IF THERE'S a special circle of hell reserved for tuneful pop-rock bands, it's probably the trauma of opening a concert for heavy-metal acts such as Pat Travers and Ritchie Blackmore.

After all, nothing makes a 9-to-5 job look quite so appealing as the sight of thousands of power-chord-hungry fans expressing distaste for your music. No wonder Washington's 4 Out of 5 Doctors' recent tours with Travers and Blackmore have altered its musical perspective somewhat.

Or maybe it's simply the departure of producer Alan Winstanley (an Englishman whose credits include albums by Rachel Sweet and Madness) and the arrival of Jeff Glixman (Kansas and Magnum) that has made the Doctors' sophomore album "2nd Opinion" (Nemperor ARZ 37700) so much more rigid than their first.

Whatever the reason, it's clear that the Doctors are taking themselves a lot more seriously these days. Where the band's widely acclaimed debut album intelligently and often amusingly wed disparate rock influences--the Beatles, Steely Dan, the Raspberries, among others--to clever, insinuating melodies, their second album takes a more calculated approach.

The album opens with "Good Pretender," a song that aspires to nothing so much as the mediocrity and commercial success of FM stalwarts such as Foreigner, REO Speedwagon and Styx. Which isn't to say that the Doctors' true strengths--bassist Cal Everett's galvanizing lead vocals and the band's sculptured harmonies--are any less polished than before. It's just that they are incidental on this tune and the two that follow--the forgettable "Dawn Patrol" and "Anna With Antennae"--all of which place the emphasis squarely on sweeping guitar tapestries and jackhammer percussion.

"Breaking Rocks," a logical choice as a single, if for no other reason than it exploits a simple, emphatic refrain, isn't much better. In fact, of all the songs on side one, only the Raspberry-flavored "Never Say Die" comes close to suggesting the buoyant pulse of the Doctors' debut album. The band sounds oddly imitative and anonymous on the songs that precede it.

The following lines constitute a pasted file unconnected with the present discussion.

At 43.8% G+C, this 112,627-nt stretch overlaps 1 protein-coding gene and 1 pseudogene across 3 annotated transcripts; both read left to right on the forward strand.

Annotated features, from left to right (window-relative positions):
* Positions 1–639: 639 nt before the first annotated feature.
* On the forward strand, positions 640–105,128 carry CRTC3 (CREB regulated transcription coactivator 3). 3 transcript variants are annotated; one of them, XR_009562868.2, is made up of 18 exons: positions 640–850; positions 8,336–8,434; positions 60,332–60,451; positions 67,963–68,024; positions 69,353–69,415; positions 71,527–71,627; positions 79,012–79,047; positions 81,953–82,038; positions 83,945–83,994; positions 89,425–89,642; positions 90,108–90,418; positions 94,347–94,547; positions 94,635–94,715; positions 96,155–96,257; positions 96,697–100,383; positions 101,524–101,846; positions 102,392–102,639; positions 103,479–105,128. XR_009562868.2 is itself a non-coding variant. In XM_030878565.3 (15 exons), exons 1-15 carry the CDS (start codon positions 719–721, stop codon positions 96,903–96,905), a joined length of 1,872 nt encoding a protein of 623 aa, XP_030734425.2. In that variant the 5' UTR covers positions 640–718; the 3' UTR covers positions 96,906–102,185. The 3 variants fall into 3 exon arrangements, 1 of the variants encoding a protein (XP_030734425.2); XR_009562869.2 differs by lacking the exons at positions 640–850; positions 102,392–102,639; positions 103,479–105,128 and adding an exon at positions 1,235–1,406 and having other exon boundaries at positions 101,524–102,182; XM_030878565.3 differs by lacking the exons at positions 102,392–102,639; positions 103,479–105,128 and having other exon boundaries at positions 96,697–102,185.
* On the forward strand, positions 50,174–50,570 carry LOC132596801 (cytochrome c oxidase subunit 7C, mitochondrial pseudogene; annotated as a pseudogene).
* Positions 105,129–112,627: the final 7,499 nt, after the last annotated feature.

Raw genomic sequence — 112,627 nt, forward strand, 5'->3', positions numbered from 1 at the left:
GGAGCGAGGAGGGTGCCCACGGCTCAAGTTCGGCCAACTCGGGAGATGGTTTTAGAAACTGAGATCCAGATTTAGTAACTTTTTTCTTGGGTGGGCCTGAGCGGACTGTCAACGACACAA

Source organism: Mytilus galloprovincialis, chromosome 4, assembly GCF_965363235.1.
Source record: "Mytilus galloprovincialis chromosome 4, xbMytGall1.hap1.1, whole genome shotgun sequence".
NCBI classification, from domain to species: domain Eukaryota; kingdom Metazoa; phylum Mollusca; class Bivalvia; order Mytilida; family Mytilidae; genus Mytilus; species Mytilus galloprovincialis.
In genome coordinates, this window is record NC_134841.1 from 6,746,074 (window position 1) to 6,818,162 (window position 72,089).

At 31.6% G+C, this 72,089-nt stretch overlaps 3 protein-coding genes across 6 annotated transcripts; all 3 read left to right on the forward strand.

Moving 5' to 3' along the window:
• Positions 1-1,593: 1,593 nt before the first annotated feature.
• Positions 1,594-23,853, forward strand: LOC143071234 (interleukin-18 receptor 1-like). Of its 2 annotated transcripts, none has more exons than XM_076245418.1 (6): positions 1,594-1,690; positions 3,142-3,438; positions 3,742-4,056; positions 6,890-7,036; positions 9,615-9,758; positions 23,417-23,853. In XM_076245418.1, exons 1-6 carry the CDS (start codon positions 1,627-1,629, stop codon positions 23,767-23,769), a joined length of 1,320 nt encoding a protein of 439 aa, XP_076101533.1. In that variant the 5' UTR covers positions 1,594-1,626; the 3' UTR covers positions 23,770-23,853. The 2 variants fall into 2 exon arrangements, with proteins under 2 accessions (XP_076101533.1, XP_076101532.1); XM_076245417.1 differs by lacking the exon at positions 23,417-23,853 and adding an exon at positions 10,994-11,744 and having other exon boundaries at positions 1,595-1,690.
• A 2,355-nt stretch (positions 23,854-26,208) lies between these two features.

Fortunately, "2nd Opinion" has a second side. If the opening numbers are aimed at securing the Doctors airplay--can there be another explanation for such a dramatic about-face?--then the flip side is an overdue reminder of the Doctors' winning charm and potential.

The band's sound isn't quite as diffuse as it once was. Glixman has brought Everett's bass into sharper focus and now a denser, bottom-heavy drive propels the music. But on songs such as "Waiting for Roxanne," "Call Me at Home" and the album's best, "Heart on a Chain," the Doctors' synthesis of New Wave rhythms and earlier rock elements still seizes your attention.

The bright, invigorating "Roxanne" is a perfect example, combining razor-sharp harmonies, pulsating keyboards, quirky rhythms and a verse that recalls, of all things, Bobby Darin's "Dream Lover." "Heart on a Chain" leans heavily on word play and the backbeat, while the staggered voicings on "Call Me at Home" are crisp and colorful.

So in a sense, "2nd Opinion" is both the best and the worst of 4 out of 5 Doctors. Always derivative--and delightfully so--the band has now become imitative as well. It will be interesting to see which strategy brings them a larger audience as time passes. In the meantime, they will perform at the Bayou on Tuesday.

By comparison, there's nothing the least bit ambiguous about the direction Washingtonian Terry Scott is taking on his debut album, "Terry Scott" (Elektra 60014). A black musician, Scott has his work cut out for him trying to crack the white-dominated rock play lists, and if he fails it won't be for want of talent. Scott has plenty of that; he'll display it Thursday and on April 18 at the Outside Inn in Rockville.

In addition to being a gifted guitarist and keyboard player, Scott is a confident rock singer whose voice isn't easily categorized. On "Over and Over," one of the album's typically lavish yet solid rock productions, Scott sounds a bit like Stevie Wonder might if he aimed for high-powered rock. Later, on the less strenuous "Teenage Runaway," Scott's delivery suggests Elton John's phrasing.

Whether these influences are real or imagined matters little. Scott immediately proves himself a more than capable rocker on this album. If his songs aren't always particularly memorable, at least they're never boring, and you can't help but admire their detailed construction.

The keyboard and guitar textures Scott creates on both "Over and Over" and "She Don't Belong to Me" are quite exceptional, and the acoustic setting for "Teenage Runaway" is surprisingly sophisticated for a debut effort. Scott's lyrics, which range from the sensual ("She Don't Belong to Me") to the inspirational ("Believe in a Dream") to the ponderous ("March to the Execution"), are also, by and large, several cuts above what's passing for par currently. He is clearly a talent that bears watching.